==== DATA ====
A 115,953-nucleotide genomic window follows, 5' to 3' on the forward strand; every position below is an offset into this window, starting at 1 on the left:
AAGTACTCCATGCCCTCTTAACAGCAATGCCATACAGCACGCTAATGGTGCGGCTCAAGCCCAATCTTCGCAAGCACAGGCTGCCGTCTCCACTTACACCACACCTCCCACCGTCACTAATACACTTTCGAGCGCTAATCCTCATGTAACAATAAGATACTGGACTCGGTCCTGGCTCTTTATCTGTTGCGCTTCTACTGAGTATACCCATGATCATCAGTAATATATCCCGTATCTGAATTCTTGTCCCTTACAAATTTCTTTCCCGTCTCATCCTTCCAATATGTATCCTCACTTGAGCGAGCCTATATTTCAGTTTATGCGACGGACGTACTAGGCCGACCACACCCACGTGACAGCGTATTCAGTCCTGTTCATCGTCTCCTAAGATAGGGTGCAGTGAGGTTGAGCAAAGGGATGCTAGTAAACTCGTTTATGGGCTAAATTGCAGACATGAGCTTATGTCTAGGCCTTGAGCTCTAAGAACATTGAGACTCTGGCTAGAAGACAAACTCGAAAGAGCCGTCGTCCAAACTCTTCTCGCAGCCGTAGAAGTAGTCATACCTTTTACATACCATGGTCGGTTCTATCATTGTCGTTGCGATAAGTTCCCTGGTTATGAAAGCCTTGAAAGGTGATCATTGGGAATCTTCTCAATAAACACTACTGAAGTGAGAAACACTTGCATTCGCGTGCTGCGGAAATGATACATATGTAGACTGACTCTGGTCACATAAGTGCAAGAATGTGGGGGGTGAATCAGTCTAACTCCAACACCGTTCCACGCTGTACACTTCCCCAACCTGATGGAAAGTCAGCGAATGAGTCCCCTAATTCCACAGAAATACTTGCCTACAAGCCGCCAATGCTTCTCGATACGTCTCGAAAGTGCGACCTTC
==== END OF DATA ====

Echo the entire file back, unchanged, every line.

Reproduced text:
A 115,953-nucleotide genomic window follows, 5' to 3' on the forward strand; every position below is an offset into this window, starting at 1 on the left:
AAGTACTCCATGCCCTCTTAACAGCAATGCCATACAGCACGCTAATGGTGCGGCTCAAGCCCAATCTTCGCAAGCACAGGCTGCCGTCTCCACTTACACCACACCTCCCACCGTCACTAATACACTTTCGAGCGCTAATCCTCATGTAACAATAAGATACTGGACTCGGTCCTGGCTCTTTATCTGTTGCGCTTCTACTGAGTATACCCATGATCATCAGTAATATATCCCGTATCTGAATTCTTGTCCCTTACAAATTTCTTTCCCGTCTCATCCTTCCAATATGTATCCTCACTTGAGCGAGCCTATATTTCAGTTTATGCGACGGACGTACTAGGCCGACCACACCCACGTGACAGCGTATTCAGTCCTGTTCATCGTCTCCTAAGATAGGGTGCAGTGAGGTTGAGCAAAGGGATGCTAGTAAACTCGTTTATGGGCTAAATTGCAGACATGAGCTTATGTCTAGGCCTTGAGCTCTAAGAACATTGAGACTCTGGCTAGAAGACAAACTCGAAAGAGCCGTCGTCCAAACTCTTCTCGCAGCCGTAGAAGTAGTCATACCTTTTACATACCATGGTCGGTTCTATCATTGTCGTTGCGATAAGTTCCCTGGTTATGAAAGCCTTGAAAGGTGATCATTGGGAATCTTCTCAATAAACACTACTGAAGTGAGAAACACTTGCATTCGCGTGCTGCGGAAATGATACATATGTAGACTGACTCTGGTCACATAAGTGCAAGAATGTGGGGGGTGAATCAGTCTAACTCCAACACCGTTCCACGCTGTACACTTCCCCAACCTGATGGAAAGTCAGCGAATGAGTCCCCTAATTCCACAGAAATACTTGCCTACAAGCCGCCAATGCTTCTCGATACGTCTCGAAAGTGCGACCTTC